We want to reach young minds in every realm of education, extending beyond tourism and conservation, so that the next generation is equipped with the tools they need to change the course of their future, and that of the country. In 2014, we began an education empowerment project, and paid the school fees of 15 student beneficiaries. This number has grown to 72 children across eight different rural schools in Victoria Falls.

Wild Horizons does not define sustainability as the conservation status of natural resources alone. We are focussed on the custodians of the country, and we believe that children are the guardians of Zimbabwe’s future.

An interview with guide and photographer, Vusa Sibanda

Vusa Sibanda’s journey to becoming a guide began in the Matetsi region of Zimbabwe, where he worked as a tracker for eight years. Roaming along animal superhighways, Vusa would use misplaced twigs, imprints in the sand and naked tree branches to draw a map in his mind, illustrating wildlife movements that would be indecipherable to the untrained eye. Recognizing his talent, recruiters for the FGASA program offered Vusa the opportunity to spend two months in South Africa to complete his guide-training course. Five years later, Vusa is a highly respected and valued guide at Old Drift Lodge. While his days as a tracker have drawn to a close, Vusa’s boundless knowledge of the bush and his acute attention to detail is reflected in his exquisite wildlife photography. Safari Guide and Photographer Vusa Sibanda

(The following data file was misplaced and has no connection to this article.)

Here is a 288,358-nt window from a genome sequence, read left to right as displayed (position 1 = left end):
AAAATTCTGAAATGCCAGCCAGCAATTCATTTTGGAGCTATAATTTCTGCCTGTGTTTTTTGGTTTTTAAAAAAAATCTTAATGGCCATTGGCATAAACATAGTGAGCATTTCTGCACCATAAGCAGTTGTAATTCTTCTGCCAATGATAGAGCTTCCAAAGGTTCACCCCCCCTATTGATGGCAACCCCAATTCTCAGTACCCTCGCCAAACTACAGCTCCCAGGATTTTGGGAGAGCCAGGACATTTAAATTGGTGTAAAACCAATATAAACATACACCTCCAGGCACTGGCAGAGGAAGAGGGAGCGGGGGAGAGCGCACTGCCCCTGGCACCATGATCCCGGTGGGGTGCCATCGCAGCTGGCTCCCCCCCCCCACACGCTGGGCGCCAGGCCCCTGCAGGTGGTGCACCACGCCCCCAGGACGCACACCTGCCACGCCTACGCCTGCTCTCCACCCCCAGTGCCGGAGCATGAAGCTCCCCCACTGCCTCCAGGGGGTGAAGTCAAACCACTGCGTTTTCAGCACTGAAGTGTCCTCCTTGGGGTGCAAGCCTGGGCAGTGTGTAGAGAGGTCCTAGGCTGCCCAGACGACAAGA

Vusa’s Instagram page resembles an archive of experiences and safari moments frozen in time through the lens of his Canon Camera. Scrolling through the images will take you on a sentimental journey back into some of the most wild and untouched places on earth. “One thing I have learned being in the bush, is that every animal, tree and stretch of landscape has its own character”, muses Vusa. “I am in the wilderness everyday and have been since I was young, but I am always excited to go on the river and on a game drive because I know that the wilderness will show me something I have never seen before”. While many people will scour the National Park looking for big game, Vusa believes that the subject of the photograph is not necessarily what determines a great shot. It is the moment that they spring into action, be this a bird in flight, a lion yawning, or a buck prancing through the trees. Outside his lens you might see a bird nesting or hippo wallowing, but the gentle click of his camera is reserved for the fleeting moment that they take off, or tear open the surface of the Zambezi River, leaving him with a hard copy of that powerful moment.